By Pastor Tracey Leslie
Scripture: Isaiah 2:1-5; Matthew 24:1-3; 25:31-46
Last weekend Britt and I were in San Diego for the annual Society of Biblical Literature Convention. San Diego, of course, is an important port city, home to a large and active naval fleet. Security is tight, so recognition is important. The SBL meeting is held at the San Diego Convention Center and all attendees must be wearing their SBL nametag. If security doesn’t see your nametag, they will stop you. The nametag is how they recognize that you are someone who belongs there. Our hotel was also along the waterfront. The elevators are activated by your room key. Without a key card, you cannot access your room. You simply bob back and forth between the lobby and the mezzanine. It’s all a little annoying and inconvenient to dig that keycard out of your purse or pocket. But it is life in our post-9/11 world. Nametags and key cards provide recognition and recognition provides access.
To a certain degree this morning’s gospel story is a story about recognition and access. It is recognition that provides access.
Today is the first Sunday of Advent, four weeks that precede the celebration of Christmas. The word Advent means “coming.” The season of Advent is a season in which we spiritually prepare for the coming of Jesus: we remember his first coming as a baby in Bethlehem long ago and we anticipate that he will come again at the end of time. And so, lest we turn this season into nothing more than historic nostalgia – a season of Christmas pageants where we all get to coo over the crib that too often holds a baby doll with lily white skin, Advent historically begins with an emphatic reminder that Christ will come again. It’s a core Christian belief that we affirm each time we celebrate communion: Christ has died, Christ has risen, Christ will come again. But most of us don’t think about it much. I confess; being raised in a somewhat fundamentalist culture where, as a child, I often feared I might be “left behind,” this “second coming” is a place on our Christian landscape where I rarely linger. It may seem to many of us that this proclamation of Jesus’ return at the end of time is, today, the domain of televangelists and fringe religious extremists who stir up fear, incite panic and stoke divisions that lead to violence.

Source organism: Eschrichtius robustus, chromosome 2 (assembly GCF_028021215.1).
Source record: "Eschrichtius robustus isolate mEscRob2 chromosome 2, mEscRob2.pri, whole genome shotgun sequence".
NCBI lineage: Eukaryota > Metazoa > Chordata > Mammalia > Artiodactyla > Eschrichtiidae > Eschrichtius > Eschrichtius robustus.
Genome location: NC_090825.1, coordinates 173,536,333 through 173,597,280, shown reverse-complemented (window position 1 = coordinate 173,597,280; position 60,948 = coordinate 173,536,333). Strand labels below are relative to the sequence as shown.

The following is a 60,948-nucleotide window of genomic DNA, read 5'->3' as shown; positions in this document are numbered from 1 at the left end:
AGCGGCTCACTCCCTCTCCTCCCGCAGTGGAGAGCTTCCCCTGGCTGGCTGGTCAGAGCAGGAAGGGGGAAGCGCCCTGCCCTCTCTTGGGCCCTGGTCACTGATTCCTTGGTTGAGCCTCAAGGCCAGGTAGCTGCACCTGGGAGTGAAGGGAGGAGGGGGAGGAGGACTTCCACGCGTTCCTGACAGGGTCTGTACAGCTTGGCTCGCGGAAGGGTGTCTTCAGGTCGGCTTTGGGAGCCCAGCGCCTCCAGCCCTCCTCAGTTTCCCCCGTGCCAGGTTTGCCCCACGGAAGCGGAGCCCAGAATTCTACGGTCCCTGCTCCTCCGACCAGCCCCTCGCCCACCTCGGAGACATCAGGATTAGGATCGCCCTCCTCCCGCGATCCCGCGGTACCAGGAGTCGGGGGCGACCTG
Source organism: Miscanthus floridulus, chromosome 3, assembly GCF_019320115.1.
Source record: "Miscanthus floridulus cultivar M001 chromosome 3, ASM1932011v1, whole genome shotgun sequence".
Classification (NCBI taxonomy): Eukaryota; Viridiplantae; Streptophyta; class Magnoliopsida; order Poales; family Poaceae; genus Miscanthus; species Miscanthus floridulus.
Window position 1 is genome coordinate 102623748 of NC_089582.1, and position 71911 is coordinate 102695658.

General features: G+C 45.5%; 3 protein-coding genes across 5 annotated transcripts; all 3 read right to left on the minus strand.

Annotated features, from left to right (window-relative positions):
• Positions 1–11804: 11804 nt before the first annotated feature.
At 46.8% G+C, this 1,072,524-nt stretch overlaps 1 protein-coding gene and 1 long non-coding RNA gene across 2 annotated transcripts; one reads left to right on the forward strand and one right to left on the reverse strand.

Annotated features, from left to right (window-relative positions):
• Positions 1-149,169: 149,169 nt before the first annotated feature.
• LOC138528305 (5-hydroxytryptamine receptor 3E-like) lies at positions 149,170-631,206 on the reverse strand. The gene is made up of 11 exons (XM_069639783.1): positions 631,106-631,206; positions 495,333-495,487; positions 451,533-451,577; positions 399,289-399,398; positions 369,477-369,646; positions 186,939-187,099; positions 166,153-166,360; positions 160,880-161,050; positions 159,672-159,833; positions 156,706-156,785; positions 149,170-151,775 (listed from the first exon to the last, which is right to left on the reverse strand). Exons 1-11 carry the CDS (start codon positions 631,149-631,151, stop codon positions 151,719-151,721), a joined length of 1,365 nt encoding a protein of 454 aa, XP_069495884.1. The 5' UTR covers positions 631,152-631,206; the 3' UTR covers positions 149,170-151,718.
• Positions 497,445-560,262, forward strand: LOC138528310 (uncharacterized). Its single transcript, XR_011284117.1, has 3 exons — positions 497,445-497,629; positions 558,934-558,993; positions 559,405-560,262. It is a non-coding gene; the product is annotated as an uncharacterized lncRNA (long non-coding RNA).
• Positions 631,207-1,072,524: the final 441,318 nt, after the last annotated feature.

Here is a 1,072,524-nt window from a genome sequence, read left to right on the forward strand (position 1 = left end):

So what are we to do with it? Well, we certainly shouldn’t ignore it. After all, Matthew’s gospel records two full chapters of Jesus teaching his disciples about this topic – what they should expect and how they should prepare. Jesus says, “But about that day and hour no one knows… Therefore, you also must be ready, for the Son of Man is coming at an unexpected hour.”[i]
This morning’s gospel story from Matthew is Jesus’ final parable or teaching. This will be his last gospel word before his passion begins. It is often referred to as the parable of the Sheep and the Goats but is, perhaps, more aptly entitled “The Judgment of the Nations.”
In the ancient world, kings were often referred to as shepherds of the people and so it is no surprise that, within this parable, Jesus is portrayed as a shepherd king. As a good shepherd might separate his most valuable and vulnerable sheep from more unruly, rough and tumble goats, Jesus divides up the nations. But, he judges in a way that takes both sheep and goats by surprise. He separates them based on their treatment of the hungry, the thirsty, the naked, the foreigner, the sick and the imprisoned. But this is more than works righteousness and the earning of heavenly brownie points. This is – ultimately – about their response to Jesus for Jesus identifies himself with those whom society has treated poorly and neglected. Again, this is a parable about recognition and access. If we are able to recognize the presence of Jesus in the hungry, the thirsty, the naked, the foreigner, the sick and the imprisoned and respond with mercy and hospitality, then Jesus will recognize us and grant us access into his kingdom at the end of time. So again, just to be clear… this isn’t merely about writing a check to a charity now and then and viewing it as our convention center nametag and hotel keycard. Remember, being a Christian means having an authentic relationship with Jesus, not merely acknowledging his existence. And so, to recognize Jesus in those whom society has neglected and marginalized means to engage with them and build relationships. It is about breaking bread and visiting and actually tending to their wounds and alleviating their suffering.